## What is the hottest possible temperature?

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### What is the hottest possible temperature?

http://en.wikipedia.org/wiki/Negative_a ... emperature

This article claims that its infinite since the momentum of an atom can be infinite. I think this is wrong though because its momentum should be limited by the speed of light.
gbagcn2

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### Re: What is the hottest possible temperature?

Actually it is possible to have infinite momentum due to special relativity. I suggest you read the stickied topic about it because it has the answer to your question and many more.
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bjgriffin4

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### Re: What is the hottest possible temperature?

It may help to know that both energy and momentum are infinite for a particle moving at c.
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danpilon54

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### Re: What is the hottest possible temperature?

What? No, if you are moving at c they are just your h\nu and h/\lambda.
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### Re: What is the hottest possible temperature?

This came up in a thread a few months back; basically, there is no theoretical limit on temperature. In reality, you're limited by the apparently finite amount of energy in the universe.
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### Re: What is the hottest possible temperature?

doogly wrote:What? No, if you are moving at c they are just your $h\nu$ and $h/\lambda$

A massive particle moving at c would have infinite momentum if it could exist
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### Re: What is the hottest possible temperature?

what of the plank temperature?
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### Re: What is the hottest possible temperature?

KyleOwens wrote:
doogly wrote:What? No, if you are moving at c they are just your $h\nu$ and $h/\lambda$

A massive particle moving at c would have infinite momentum if it could exist

That not existing is a bit of an obstacle though.
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### Re: What is the hottest possible temperature?

doogly wrote:
KyleOwens wrote:
doogly wrote:What? No, if you are moving at c they are just your $h\nu$ and $h/\lambda$

A massive particle moving at c would have infinite momentum if it could exist

That not existing is a bit of an obstacle though.

You can have a massive particle moving arbitrarily close to the speed of light, and therefore with an arbitrarily high momentum.

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### Re: What is the hottest possible temperature?

gbagcn2 wrote:http://en.wikipedia.org/wiki/Negative_absolute_temperature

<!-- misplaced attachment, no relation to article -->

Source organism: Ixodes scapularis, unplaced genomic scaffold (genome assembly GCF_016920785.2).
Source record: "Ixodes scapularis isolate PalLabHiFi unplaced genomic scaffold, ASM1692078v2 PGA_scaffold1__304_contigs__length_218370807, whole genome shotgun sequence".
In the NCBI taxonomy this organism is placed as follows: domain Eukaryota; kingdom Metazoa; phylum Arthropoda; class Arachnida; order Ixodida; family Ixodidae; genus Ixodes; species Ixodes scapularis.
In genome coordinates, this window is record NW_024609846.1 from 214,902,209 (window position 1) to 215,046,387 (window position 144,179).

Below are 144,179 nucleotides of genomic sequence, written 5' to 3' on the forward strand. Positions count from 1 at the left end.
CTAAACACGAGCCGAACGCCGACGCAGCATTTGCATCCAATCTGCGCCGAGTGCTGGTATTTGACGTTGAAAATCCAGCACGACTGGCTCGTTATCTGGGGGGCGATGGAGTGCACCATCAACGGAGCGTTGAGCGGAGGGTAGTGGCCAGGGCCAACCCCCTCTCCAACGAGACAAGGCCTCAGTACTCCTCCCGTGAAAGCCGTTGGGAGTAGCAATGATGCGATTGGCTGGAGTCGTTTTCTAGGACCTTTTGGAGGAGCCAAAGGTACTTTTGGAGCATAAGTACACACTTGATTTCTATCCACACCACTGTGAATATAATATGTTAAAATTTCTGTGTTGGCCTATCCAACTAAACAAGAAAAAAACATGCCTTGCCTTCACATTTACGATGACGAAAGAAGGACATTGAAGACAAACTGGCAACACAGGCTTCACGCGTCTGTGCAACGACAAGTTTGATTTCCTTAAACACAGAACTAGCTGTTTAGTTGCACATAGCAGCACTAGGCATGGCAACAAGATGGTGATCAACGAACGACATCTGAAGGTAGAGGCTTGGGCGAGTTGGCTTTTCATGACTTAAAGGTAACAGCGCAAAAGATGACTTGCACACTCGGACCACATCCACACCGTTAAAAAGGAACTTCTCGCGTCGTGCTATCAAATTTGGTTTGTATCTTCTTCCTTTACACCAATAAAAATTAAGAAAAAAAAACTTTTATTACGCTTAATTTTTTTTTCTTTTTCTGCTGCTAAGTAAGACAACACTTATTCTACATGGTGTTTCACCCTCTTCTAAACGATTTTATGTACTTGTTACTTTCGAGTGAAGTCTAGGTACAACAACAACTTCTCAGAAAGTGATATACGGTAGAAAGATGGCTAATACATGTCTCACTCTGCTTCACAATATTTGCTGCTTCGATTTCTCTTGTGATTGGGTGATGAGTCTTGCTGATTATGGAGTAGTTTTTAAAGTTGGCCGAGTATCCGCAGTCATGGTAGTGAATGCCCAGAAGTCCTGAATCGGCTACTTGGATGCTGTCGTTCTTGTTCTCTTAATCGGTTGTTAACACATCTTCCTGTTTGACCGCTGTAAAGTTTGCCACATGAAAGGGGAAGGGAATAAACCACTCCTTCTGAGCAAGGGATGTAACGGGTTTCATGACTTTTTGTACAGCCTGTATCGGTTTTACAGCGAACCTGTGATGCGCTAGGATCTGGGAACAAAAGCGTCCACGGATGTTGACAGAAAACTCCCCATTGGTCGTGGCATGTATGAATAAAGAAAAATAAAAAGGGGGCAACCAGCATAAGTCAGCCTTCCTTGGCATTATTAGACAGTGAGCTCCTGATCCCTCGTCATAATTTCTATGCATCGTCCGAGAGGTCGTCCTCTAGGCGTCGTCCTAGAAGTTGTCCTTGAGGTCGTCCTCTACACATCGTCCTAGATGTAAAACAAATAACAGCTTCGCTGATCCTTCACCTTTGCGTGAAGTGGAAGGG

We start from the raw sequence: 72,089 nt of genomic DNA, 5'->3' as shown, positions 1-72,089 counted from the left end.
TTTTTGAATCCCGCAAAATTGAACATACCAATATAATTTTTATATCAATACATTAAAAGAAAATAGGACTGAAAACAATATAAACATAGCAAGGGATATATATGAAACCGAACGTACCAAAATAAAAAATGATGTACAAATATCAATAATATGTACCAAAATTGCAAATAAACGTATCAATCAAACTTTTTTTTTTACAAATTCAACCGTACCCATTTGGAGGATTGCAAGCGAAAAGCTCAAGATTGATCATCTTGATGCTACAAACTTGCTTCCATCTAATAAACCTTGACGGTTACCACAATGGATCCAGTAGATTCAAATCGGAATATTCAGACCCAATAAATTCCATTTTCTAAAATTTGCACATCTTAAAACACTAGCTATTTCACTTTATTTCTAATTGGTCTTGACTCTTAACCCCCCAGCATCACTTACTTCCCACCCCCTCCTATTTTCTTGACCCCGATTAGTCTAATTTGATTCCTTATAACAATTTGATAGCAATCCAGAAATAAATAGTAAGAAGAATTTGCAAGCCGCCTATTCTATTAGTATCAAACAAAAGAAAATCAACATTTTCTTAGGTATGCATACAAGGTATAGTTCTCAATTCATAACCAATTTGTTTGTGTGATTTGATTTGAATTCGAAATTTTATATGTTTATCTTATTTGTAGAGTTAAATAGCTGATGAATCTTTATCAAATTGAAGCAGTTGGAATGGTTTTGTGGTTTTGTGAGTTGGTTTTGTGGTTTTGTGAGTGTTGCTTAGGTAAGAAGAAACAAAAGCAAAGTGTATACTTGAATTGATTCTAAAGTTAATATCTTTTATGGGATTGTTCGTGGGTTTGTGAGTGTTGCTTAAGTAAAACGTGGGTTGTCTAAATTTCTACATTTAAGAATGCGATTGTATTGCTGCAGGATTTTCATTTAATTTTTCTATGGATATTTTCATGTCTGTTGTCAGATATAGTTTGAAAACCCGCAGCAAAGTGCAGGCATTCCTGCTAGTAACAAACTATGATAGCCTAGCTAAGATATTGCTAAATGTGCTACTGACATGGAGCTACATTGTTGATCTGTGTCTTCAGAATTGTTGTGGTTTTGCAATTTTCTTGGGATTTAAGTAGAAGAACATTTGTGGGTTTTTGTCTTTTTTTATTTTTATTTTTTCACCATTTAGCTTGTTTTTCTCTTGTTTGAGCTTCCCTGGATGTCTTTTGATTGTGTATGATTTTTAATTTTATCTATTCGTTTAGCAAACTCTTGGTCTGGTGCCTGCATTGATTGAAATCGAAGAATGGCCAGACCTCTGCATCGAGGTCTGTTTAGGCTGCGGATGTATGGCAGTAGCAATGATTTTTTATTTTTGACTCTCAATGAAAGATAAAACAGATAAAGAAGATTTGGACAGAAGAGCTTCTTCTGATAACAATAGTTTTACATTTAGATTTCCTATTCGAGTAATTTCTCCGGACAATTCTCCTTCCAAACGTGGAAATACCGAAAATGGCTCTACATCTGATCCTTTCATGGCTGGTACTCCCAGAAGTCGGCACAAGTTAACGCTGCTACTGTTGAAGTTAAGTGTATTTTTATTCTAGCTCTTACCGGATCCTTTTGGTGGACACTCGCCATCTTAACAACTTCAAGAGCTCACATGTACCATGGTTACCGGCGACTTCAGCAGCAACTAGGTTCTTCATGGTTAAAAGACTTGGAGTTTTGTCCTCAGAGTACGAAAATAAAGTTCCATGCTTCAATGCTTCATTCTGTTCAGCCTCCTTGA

This article claims that its infinite since the momentum of an atom can be infinite. I think this is wrong though because its momentum should be limited by the speed of light.

Yeah, because of the lorentz factor of 1/sqrt(1-v^2/c^2) that gets added in special relativity, momentum goes up to infinity as you approach the speed of light.

Also, this is the first time I've heard of "negative" temperature. It's really cool (yuk yuk), but it does seem like an abuse of the boltzmann distributionthermodynamics in general. I like the more basic definitions of temperature.
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Charlie!

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### Re: What is the hottest possible temperature?

Charlie! wrote:Also, this is the first time I've heard of "negative" temperature. It's really cool (yuk yuk), but it does seem like an abuse of the boltzmann distributionthermodynamics in general. I like the more basic definitions of temperature.

Actually it's really hot. Temperature runs from 0 to positive infinity and then from negative infinity to zero. So -5 K is hotter than 5 K. In fact it's hotter than 100,000,000 K or even infinite temperature. So the hottest possible temperature is, in fact, -0.

But that's a bit of a mathematical construct, I admit. In every day situations just goes from 0 upwards and there is no highest possible temperature.
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### Re: What is the hottest possible temperature?

KyleOwens wrote:
doogly wrote:What? No, if you are moving at c they are just your $h\nu$ and $h/\lambda$

A massive particle moving at c would have infinite momentum if it could exist

Is that like when they keep adding energy to particles in the LHC? As I understood it, it can't go any faster, so the excess energy gets turned into extra mass. Or something similar.

ArgonV

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### Re: What is the hottest possible temperature?

Nowadays we generally don't talk about an increase in mass, but rather an increase in momentum. The particles are moving faster; it's just that very fast things take a lot of energy to accelerate just a little bit. So the momentum increase is much greater per increase in velocity for things moving very fast.
Still, I can see the usefulness in a myth of the energy being directed toward increasing the momentum instead of the velocity.
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### Re: What is the hottest possible temperature?

Charlie! wrote:Also, this is the first time I've heard of "negative" temperature. It's really cool (yuk yuk), but it does seem like an abuse of the boltzmann distributionthermodynamics in general. I like the more basic definitions of temperature.

Actually it's really hot. Temperature runs from 0 to positive infinity and then from negative infinity to zero. So -5 K is hotter than 5 K. In fact it's hotter than 100,000,000 K or even infinite temperature. So the hottest possible temperature is, in fact, -0.